MK6 steering lock and tumbler issue

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El Polaco

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Is anyone here familiar with the MK6 steering lock assembly? I have a 2012 TDI in the shop that the key has been hanging up in the ignition for quite some time. The customer has had continuing instances were the car would not turn off or the key would not come out of the ignition. I have been unable to get the customer to drop it off until today. I removed the tumbler with a key and paper clip from the steering lock assembly. The tumbler seemed to be OK and turned smoothly outside of the steering lock so I replaced the steering lock assembly. Once I put the tumbler back into the steering lock it refused to turn. Unfortunately, I had already pulled out the paper clip so the ignition barrel would no longer turn and was jammed. I attempted to drill a small hole in the side of the steering lock to depress the latch mechanism like the old 80-90's cars but I wouldn't work. I ended up having to destroy the new steering lock to remove the tumbler.

My all data says not to engage the steering lock with the tumbler removed or it will lock and need to be replaced. Is this true? It seems like it might be. I can't depress the bolt that locks the steering column on the steering lock no mater how I turn it. It needs to be flush/sheer so that the steering lock can bolt up to the column. I have ordered a new tumbler and steering lock from the dealer but the lock can take up to 14 business days and the car is now unable to be started. I will be replacing both parts but is there any way to depress the column lock so I can reassemble this thing so the customer can use the car until the parts arrive?

Part in question looks identical to the part seen here. The dead bolt that won't go down is where the arrow says "steering column lock"
ignition-cylinder.jpg
 
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Dana

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Hi Josh,

I really can't help here. I replaced numerous Mk5 locks (salvaged the tumbler in most cases).. and that one may be identical but I never had that issue. Hopefully one of the guys has something to add.

Those can be really stubborn. I'm having flashbacks of my first Mk3 GTI Vr6. Stalling it in an intersection at age of 17 = embarrassing when the damn key had to be pulled out before you could re-crank it. Did you try jacking up the car to get the weight off the wheels and steering rack and then bang it left/right?
 
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El Polaco

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That won't help, the steering lock is out of the car already. The owner has been dealing with this for at least a month that I know about. I looked at the car briefly about a month ago and ordered the steering lock thinking that's where the hang up was. The car was very difficult to turn off when I first saw it. The key basically refused to turn counter clock wise. It could be coaxed by turning the key to the start position and letting it snap back. What I am not sure about is why I can't seem to lower the locking bolt with the lock in front of me. It's this way on the new and old steering lock.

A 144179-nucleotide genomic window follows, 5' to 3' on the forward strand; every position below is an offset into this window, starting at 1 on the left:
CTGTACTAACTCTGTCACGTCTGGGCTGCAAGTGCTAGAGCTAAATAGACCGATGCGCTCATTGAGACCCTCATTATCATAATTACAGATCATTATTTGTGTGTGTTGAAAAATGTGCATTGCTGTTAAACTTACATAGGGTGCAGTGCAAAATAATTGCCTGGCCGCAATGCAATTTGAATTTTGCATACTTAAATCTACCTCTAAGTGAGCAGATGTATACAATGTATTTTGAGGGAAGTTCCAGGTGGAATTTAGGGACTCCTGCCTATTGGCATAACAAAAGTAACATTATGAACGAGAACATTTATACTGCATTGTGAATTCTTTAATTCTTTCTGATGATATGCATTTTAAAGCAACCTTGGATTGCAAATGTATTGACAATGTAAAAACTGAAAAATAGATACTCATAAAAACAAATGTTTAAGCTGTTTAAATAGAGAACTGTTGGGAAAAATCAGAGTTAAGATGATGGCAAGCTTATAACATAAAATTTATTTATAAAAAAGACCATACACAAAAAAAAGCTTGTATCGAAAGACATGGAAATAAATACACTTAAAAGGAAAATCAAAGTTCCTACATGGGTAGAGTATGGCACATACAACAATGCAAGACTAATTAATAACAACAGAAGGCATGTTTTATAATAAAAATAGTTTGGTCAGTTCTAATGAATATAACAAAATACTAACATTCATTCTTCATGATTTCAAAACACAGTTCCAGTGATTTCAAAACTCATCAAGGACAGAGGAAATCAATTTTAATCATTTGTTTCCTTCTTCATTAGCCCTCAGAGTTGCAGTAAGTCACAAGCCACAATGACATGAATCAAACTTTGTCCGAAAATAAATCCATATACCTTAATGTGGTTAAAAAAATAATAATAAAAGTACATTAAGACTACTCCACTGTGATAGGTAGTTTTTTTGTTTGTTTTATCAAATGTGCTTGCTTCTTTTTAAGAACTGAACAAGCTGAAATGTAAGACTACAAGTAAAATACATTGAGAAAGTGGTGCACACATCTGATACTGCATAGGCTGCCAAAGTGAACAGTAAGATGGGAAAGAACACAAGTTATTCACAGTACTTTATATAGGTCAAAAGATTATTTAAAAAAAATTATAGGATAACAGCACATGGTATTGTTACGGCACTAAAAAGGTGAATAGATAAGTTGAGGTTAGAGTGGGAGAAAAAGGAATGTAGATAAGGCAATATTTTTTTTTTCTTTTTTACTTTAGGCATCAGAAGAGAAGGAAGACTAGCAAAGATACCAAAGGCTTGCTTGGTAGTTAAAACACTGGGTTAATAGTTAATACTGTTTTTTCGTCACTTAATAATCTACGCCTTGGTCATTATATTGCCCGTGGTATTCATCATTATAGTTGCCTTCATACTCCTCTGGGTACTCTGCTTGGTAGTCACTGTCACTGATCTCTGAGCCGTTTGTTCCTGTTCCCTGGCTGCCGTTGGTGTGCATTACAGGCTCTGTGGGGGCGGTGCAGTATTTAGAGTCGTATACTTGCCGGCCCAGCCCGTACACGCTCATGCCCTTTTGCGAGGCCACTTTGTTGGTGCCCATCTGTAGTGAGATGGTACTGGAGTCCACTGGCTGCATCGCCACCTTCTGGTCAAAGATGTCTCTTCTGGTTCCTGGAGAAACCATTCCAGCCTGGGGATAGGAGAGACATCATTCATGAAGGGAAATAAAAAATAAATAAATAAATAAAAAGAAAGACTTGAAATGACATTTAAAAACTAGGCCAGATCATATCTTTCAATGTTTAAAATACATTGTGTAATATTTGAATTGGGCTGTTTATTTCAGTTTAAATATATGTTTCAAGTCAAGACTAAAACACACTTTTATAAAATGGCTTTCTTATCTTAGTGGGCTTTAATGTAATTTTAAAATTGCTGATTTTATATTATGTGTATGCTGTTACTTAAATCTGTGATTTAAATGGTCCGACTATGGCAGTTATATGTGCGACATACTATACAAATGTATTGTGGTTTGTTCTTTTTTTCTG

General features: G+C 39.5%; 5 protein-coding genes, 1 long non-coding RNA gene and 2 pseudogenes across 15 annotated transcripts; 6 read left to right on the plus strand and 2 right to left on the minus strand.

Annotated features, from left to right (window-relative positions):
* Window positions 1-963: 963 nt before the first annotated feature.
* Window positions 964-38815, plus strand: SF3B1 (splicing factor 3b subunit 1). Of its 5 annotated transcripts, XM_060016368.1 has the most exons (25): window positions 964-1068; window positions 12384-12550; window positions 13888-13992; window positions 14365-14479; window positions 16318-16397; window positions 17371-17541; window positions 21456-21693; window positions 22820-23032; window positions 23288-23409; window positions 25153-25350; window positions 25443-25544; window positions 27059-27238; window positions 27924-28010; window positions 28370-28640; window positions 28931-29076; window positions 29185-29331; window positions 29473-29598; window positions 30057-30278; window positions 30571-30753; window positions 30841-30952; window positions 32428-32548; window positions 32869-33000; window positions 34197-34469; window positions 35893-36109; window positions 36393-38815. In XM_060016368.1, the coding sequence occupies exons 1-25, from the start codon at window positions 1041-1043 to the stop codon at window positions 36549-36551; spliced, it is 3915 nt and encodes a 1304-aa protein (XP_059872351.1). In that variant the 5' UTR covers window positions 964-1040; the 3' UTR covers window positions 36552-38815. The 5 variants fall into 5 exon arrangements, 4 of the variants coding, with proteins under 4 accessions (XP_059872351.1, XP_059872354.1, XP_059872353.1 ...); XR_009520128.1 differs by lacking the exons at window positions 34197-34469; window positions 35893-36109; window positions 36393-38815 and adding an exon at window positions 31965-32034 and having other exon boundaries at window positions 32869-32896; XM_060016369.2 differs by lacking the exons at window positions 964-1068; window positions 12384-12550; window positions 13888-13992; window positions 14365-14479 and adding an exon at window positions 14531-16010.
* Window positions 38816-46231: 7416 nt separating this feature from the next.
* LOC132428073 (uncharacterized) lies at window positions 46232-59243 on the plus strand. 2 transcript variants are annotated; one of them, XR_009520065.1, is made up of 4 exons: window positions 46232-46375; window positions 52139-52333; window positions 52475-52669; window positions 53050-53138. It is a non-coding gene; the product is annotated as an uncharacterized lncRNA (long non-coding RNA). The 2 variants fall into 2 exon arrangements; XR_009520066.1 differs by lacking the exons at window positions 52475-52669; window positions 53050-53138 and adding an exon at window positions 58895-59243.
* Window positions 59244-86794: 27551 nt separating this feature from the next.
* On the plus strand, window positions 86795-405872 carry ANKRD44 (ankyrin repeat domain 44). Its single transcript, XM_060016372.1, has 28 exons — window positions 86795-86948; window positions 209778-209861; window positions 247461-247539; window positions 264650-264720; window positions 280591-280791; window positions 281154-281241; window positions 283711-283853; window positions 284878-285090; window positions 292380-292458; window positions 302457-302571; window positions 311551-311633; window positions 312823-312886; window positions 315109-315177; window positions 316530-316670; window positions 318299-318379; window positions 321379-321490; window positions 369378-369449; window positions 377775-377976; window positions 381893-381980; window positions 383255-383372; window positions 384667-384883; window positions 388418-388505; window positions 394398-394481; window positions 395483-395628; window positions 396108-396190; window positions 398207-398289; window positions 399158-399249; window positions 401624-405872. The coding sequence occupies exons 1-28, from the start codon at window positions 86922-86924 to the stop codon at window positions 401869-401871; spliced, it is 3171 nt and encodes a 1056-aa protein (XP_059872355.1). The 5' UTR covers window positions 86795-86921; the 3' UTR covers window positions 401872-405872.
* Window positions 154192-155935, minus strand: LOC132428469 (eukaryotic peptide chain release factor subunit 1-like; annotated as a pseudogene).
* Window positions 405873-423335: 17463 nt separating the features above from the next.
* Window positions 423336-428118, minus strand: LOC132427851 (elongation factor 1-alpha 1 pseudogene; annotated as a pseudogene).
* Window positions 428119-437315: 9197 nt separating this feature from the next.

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El Polaco

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Update, I figured it out. It appears that there is a security measure built into the steering lock that locks the steering if the lock barrel is removed and the steering lock turned. It can be reset by disassembling the steering lock. I assume they did this to prevent a thief from removing the tumbler and turning the ignition switch with a screw driver. Perhaps they figured the immobilizer wasn't enough to keep the thieves away. I engaged the lock because I turned the steering lock with a screw driver while it was out of the vehicle. I was feeling for binding or roughness in the mechanism or anything that would cause the problems the car was having.

If you look at the picture above you will see what looks like an 8 mm round plug directly below the steering bolt mechanism. It's actually just a shallow cap that has a small spring behind it with an engagement/cam mechanism. The cap is only peened in place. There is a long 1/8" pin in the housing that pushes forward and locks the cam if its tampered with; thus, keeping the steering column permanently locked. Since, I destroyed the end of the new steering column lock but my old one looked good and the lock tumbler felt good I disassembled both and transferred the parts. The only thing that can be difficult to remove is the steel cap. I used an old lock pin from a belt tensioner and tig welded it to the cap. This allowed me to grip the metal pin with vise grips and pull the cap out. I then reassembled the new guts into the old housing. Everything got lubed up really well. I opted to leave this brilliant security feature out the rebuilt steering lock. Good riddance! Key works smoothly, you cannot engage starter with car running, and steering column locks as it should. Job done.
 
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